If you’re having a hard time adjusting to a new view of the Bible, it doesn’t mean you’re doing anything “wrong.” It simply means you’re struggling with some of the matter-of-fact biological realities of your human brain. Most of us have been raised with the idea that the brain is a simple, homogeneous organ like the heart or the liver. But the brain is actually extremely complex, with a whole lot of different sectors and a whole lot of different networks. You can think of it as a complex garden with many different kinds of plants and trees. Or as an orchestra with different sections and instruments.

Right now, your brain is struggling to rearrange a whole bunch of connections – to weed out the beliefs that no longer serve your growing relationship with God. But when you’ve held a belief for a long time, and are now switching to some new questions and new insights, your brain has to slog along and do a lot of rewiring/weeding. (There’s a reason a brain neuron looks so much like a turnip!). It takes a lot of time (several weeks at least) and lot of energy (healthy foods) for your brain to do its job. To help your brain during this process, you can try some simple things like trying to eat and sleep (though I know these two daily activities can seem like a struggle at times).

You can ask God to help you with the process of weeding, but try to keep your prayers simple during this phase of your healing. Here’s a prayer I was given a few years ago during my contemplative work. It works best if you reflect on it once in the morning and once in the evening before you got to bed. I hope you’ll find it as helpful as I did. God bless you, Jackson, for having the courage to ask new questions about your relationship with God.

Jen


The Courage Prayer:
Blessed God, I believe in the infinite wonder of your love. I believe in your courage. And I believe in the wisdom you pour upon us so bountifully that your seas and lands cannot contain it. Blessed God, I confess I am often confused. Yet I trust you. I trust you with all my heart and all my mind and all my strength and all my soul. There is a path for me. I hear you calling. Just for today, though, please hold my hand. Please help me find my courage. Thank you for the way you love us all. Amen.
— from Jesus, December 3, 2007


(Laura) #7

Hi Jackson,
I am so sorry you are feeling this way. I hope it comforts you to know that you are not alone, that others have felt quite rocked in their faith when they let go of YEC, which is why so many of us have avoided confronting hard questions for so long.

I remember a cartoon Answers in Genesis often used, showing the church as a castle which was under attack, and the attackers were aiming at the foundation, which in the cartoon simply said “Genesis.” The difficulty in shifting from a YEC mindset is that many of us have been taught (maybe more implicitly than that cartoon) that our foundation is our own interpretations – things we can prove – rather than Jesus Himself.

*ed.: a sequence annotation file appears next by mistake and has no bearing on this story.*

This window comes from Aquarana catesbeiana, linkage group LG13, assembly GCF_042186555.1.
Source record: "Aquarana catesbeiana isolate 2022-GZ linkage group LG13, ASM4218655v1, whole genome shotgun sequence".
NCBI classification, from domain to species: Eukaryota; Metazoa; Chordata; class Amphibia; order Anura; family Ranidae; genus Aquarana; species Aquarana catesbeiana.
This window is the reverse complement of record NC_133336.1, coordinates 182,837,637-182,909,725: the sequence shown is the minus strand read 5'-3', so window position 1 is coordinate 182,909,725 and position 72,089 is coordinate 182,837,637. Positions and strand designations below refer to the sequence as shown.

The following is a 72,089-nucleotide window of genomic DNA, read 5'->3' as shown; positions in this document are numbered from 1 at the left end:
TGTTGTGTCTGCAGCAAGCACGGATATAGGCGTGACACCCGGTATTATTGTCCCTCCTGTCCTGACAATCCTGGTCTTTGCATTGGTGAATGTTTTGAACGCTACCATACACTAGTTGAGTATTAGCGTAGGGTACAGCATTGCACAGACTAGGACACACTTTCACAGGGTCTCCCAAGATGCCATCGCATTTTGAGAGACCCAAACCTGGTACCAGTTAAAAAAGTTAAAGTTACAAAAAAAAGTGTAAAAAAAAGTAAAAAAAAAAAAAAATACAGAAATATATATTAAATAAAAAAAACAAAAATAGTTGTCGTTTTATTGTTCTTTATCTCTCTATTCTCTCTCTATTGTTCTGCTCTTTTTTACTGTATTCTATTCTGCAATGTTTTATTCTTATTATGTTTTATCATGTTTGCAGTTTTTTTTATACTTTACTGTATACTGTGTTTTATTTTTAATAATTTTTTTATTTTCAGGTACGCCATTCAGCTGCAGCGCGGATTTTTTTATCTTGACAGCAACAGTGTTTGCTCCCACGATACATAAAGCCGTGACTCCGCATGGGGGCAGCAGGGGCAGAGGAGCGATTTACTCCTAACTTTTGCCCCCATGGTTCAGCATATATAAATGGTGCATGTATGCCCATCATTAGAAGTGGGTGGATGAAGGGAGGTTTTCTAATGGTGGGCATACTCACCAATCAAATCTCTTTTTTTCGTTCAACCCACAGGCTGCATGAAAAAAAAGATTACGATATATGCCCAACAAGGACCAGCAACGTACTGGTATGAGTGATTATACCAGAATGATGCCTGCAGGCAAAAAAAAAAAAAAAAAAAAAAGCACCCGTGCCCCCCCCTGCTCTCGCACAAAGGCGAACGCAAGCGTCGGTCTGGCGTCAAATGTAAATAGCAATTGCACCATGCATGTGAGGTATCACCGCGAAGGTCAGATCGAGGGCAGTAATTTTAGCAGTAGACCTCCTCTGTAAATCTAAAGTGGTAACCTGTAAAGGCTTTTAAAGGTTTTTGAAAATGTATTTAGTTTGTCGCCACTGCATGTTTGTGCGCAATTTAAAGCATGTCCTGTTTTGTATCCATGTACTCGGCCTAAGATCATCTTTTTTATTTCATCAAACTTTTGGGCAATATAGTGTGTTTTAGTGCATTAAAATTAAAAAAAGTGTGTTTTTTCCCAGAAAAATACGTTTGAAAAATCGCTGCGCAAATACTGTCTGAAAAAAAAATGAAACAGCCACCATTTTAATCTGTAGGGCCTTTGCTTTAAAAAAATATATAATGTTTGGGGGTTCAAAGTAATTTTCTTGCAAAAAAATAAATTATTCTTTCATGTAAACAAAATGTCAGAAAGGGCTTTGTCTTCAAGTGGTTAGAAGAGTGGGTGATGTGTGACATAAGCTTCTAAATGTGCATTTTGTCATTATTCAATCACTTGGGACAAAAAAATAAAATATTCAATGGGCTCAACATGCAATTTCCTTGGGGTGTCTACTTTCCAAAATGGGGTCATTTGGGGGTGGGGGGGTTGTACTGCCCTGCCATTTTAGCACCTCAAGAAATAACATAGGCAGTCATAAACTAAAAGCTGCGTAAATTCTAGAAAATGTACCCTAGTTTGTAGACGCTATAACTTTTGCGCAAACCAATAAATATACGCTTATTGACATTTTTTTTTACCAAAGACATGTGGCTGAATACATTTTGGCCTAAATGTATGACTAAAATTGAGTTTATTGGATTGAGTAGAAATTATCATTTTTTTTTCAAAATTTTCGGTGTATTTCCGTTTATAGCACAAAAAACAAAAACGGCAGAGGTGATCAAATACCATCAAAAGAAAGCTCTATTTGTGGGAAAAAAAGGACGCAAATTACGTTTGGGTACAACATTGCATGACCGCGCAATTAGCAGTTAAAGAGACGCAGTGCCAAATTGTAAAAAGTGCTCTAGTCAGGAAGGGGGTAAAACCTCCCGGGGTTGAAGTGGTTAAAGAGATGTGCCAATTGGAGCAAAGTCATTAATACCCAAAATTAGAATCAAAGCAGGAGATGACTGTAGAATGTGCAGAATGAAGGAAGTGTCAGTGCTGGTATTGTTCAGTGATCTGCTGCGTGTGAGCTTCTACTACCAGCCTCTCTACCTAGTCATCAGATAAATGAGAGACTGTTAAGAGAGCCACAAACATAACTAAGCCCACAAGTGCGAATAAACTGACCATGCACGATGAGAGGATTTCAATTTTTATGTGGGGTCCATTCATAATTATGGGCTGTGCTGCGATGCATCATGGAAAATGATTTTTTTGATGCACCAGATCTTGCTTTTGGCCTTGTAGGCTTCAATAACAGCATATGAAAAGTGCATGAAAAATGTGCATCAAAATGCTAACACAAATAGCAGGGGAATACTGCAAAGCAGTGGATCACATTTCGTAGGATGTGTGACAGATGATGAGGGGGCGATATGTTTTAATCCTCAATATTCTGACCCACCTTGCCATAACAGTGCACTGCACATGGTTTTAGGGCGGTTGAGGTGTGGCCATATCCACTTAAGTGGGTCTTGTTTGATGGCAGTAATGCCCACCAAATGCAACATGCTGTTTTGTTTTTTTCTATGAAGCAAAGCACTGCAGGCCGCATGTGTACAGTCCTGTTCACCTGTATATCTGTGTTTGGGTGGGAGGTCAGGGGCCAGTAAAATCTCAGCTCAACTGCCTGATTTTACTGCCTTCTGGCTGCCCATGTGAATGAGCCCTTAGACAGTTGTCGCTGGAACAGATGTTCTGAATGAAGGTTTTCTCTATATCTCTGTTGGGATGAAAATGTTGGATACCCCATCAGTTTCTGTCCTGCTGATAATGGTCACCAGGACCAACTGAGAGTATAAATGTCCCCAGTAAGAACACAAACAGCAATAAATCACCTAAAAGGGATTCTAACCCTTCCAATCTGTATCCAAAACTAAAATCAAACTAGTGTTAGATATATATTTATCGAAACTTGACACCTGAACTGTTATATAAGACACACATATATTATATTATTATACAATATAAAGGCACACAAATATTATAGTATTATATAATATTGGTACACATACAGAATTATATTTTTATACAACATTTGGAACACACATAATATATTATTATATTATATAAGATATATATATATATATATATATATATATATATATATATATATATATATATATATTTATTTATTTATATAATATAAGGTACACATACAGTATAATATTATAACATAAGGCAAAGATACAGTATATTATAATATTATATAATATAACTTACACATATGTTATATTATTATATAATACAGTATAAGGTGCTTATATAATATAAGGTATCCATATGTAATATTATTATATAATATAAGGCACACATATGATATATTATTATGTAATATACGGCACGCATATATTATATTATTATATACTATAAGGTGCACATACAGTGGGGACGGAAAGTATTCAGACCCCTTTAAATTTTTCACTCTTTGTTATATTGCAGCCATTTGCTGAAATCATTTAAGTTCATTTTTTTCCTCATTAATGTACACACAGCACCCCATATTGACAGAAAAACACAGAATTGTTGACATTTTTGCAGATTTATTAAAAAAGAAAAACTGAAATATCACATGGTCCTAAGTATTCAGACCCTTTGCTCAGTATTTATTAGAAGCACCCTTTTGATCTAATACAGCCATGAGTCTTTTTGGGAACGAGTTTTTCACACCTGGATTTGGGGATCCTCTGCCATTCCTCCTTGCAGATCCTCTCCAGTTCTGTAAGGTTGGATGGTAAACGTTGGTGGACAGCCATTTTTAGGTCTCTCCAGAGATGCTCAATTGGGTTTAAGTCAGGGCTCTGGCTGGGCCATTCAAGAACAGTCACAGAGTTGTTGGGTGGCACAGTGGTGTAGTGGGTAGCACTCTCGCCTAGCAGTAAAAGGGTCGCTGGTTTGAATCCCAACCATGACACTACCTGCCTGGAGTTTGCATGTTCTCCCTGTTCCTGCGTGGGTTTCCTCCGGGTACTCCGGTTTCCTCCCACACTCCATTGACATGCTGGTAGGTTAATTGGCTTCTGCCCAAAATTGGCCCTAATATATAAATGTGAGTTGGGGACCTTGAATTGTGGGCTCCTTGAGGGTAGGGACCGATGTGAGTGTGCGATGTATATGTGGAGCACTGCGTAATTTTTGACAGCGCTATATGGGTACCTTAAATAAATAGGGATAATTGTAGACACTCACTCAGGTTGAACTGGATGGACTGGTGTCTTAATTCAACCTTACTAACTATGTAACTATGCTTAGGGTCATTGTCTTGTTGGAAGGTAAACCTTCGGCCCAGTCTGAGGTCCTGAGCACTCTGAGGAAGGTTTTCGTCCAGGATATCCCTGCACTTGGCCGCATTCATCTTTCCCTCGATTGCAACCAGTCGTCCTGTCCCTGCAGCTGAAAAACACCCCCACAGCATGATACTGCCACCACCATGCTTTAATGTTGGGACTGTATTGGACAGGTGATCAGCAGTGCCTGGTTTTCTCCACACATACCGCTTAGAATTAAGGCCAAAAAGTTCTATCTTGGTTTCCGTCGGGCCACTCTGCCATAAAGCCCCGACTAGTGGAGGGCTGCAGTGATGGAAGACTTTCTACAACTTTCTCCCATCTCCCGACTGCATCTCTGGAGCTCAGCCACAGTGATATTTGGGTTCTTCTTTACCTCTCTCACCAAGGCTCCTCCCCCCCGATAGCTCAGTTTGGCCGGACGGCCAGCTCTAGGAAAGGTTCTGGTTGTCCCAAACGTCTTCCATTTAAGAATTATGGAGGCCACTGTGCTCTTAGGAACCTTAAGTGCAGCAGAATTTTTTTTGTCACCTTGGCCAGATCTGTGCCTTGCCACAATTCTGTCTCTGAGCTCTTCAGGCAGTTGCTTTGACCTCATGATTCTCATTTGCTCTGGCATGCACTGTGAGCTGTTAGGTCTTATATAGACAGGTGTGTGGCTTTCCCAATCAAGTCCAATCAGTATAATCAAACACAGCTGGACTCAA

I encourage you to cling to the person and spirit of Jesus… and as others have said, please reach out for help from those around you, or from a hotline. I will pray for you as well. May God give you peace and remind you that he is more powerful than any of our biblical interpretations.


(JacksonC) #8

Many well known YEC, such as Eric Hovind and Ken Ham outright say that the creation issue hurts or discredits whether or not Jesus is God. I suspect they do that to scare Christians away from evolution and into the arms of YEC. I just want to know why Christianity is the truth, since I previously based it on intelligent design.


Epistemology, apologetics, "feel-good religion," and evolutionary creationism
(Christy Hemphill) #9

Let’s be honest. Any foundation for “why Christianity is true” can ultimately be deconstructed. There is no argument or proof that can get you from skepticism to faith. At the end of the day, Jesus is Lord, or he isn’t. But you are only going to be convinced Jesus is Lord by personally encountering Jesus. There is no path to Jesus via science, logic, or philosophy.


Epistemology, apologetics, "feel-good religion," and evolutionary creationism
(JacksonC) #10

You make it sound as if it is only emotion. One could explain feelings of joy or spiritual health as an illusion caused by the brain. You really think there are not logical arguments for Christianity being true? I’m not looking for absolute proofs, I’m looking for practical proofs.


(Chris Falter) #11

Hi JacksonC -

Emotion is not the same thing as faith, experienced personally and put into practice. A strong fundamentalist background can lead someone to believe that only the strictest inerrancy can provide a foundation. But what did Jesus teach? Putting His teachings into practice–not intellectual assent to inerrancy–is the foundation that protects the house during the storm. (Matthew 7:24-27)

There are many ways to put His teachings into practice. You could volunteer at a homeless shelter, or in Big Brothers/Big Sisters, or Habitat for Humanity. You could work in your church’s nursery – always an understaffed operation. I’m just scratching the surface here; there are thousands of ways to put the Sermon of the Mount into practice.